Last week President Vladimir Putin signed the degree that officially commenced the country's State Duma campaign, with elections to be held on December 7
For the past few weeks a number of parties started to flood the airways with political ads that were clearly more sophisticated than the last Duma campaign in 1999, but hardly any more convincing. While many in the political elite have promised an active, interesting, and "honest" campaign, there is little reason to believe that the outcome of this parliamentary election will significantly differ from the last.
The five parties who passed the 5% threshold, by use of "party lists", in the last Duma election bid are the ones who have any meaningful hope of finding themselves in the newly formed parliament. These parties include the Communists, pro-Kremlin "centrists" (now under the umbrella called United Russia), Vladimir Zhirinovsky’s Liberal Democrats', Grigori Yavlinsky's "Yabloko," and Boris Nemtsov’s Union of Right Forces (SPS). Three of these five the Communists, Yabloko and Union of Right Forces have already finalized their party lists.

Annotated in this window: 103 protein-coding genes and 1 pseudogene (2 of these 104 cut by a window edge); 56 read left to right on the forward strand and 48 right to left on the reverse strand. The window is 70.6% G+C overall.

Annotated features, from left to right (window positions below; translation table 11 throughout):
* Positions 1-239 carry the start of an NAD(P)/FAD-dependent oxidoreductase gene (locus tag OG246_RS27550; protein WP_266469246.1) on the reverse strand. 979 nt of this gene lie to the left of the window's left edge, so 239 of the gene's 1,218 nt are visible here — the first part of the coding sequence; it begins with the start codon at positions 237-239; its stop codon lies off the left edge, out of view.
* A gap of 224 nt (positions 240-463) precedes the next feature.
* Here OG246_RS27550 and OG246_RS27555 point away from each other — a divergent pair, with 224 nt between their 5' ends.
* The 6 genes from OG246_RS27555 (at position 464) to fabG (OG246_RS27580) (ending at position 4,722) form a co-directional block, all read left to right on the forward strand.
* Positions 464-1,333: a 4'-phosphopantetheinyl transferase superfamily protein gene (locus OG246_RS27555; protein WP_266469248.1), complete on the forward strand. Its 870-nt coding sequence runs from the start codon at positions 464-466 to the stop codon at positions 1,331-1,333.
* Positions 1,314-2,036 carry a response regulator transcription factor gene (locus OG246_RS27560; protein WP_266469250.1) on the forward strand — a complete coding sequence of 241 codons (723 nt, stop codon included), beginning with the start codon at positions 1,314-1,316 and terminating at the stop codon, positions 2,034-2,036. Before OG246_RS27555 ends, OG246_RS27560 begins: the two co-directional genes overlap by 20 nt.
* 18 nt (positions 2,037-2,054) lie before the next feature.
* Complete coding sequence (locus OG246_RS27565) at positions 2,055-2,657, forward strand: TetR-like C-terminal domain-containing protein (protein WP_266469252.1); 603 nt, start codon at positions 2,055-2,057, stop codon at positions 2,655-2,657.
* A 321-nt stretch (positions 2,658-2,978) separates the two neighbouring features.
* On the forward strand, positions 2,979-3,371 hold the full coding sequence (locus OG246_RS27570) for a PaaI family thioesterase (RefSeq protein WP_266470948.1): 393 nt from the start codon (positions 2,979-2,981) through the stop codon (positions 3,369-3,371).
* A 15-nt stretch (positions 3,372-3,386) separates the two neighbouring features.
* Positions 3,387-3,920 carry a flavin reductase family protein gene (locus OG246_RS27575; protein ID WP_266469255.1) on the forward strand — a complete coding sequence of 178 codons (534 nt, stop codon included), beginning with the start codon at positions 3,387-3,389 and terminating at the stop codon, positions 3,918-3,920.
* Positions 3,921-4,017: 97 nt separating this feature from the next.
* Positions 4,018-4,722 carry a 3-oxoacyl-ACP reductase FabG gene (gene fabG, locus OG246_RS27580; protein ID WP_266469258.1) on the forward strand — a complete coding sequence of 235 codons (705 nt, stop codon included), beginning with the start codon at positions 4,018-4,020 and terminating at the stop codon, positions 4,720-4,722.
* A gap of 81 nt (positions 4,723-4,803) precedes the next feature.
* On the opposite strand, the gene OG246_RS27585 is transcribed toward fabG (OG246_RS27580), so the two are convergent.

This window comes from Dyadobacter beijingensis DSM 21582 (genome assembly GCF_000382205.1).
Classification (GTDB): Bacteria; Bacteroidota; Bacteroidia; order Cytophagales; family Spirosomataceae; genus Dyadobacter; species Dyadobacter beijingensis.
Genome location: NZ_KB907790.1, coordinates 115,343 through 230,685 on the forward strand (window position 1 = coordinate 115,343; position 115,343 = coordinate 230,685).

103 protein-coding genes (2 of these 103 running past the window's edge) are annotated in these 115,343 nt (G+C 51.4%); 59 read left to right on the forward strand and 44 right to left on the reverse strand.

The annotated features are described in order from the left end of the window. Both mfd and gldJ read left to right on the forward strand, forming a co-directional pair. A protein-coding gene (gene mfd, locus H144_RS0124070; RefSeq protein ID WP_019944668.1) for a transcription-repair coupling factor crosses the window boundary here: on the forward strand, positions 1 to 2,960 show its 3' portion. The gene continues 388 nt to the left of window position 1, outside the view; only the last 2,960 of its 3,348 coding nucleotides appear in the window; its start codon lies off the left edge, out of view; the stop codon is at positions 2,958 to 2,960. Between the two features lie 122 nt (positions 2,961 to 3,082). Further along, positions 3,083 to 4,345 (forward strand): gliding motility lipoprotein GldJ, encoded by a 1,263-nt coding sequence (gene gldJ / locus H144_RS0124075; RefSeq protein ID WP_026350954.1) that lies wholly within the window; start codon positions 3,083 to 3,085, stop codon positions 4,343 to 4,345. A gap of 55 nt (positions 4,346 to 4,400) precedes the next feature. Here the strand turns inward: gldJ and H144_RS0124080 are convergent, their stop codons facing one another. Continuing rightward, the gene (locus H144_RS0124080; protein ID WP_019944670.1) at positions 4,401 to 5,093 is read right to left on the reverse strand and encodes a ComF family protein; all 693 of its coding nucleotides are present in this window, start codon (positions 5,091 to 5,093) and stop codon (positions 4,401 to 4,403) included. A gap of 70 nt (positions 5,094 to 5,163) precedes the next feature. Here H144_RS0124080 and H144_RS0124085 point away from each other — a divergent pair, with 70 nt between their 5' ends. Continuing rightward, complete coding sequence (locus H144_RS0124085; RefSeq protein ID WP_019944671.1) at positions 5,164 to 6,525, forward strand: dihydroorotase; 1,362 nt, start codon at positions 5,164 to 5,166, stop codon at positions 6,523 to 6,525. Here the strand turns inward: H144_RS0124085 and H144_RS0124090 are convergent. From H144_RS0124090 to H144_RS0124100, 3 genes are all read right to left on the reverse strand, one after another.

To date, at least two common factors all the front-running parties are pursuing include the following. First, finding the right "troika" of leaders on each party list appears to be of great importance. The first slot always goes to the leader of the party. There has never been any doubt that Zyuganov would lead the Communists, Gryzlov for United Russia, Nemtsov for the Union of Right Forces, and Zhirinovsky for the Liberal Democrats. The number two and three spots have, however, been hotly debated for some of the parties. A name catcher is highly sought. Until recently, Nobel prize-winning scientist Zhores Alferov for the communists, and popular TV anchor Svetlana Sorokina for Yabloko were courted, though both declined to join a troika.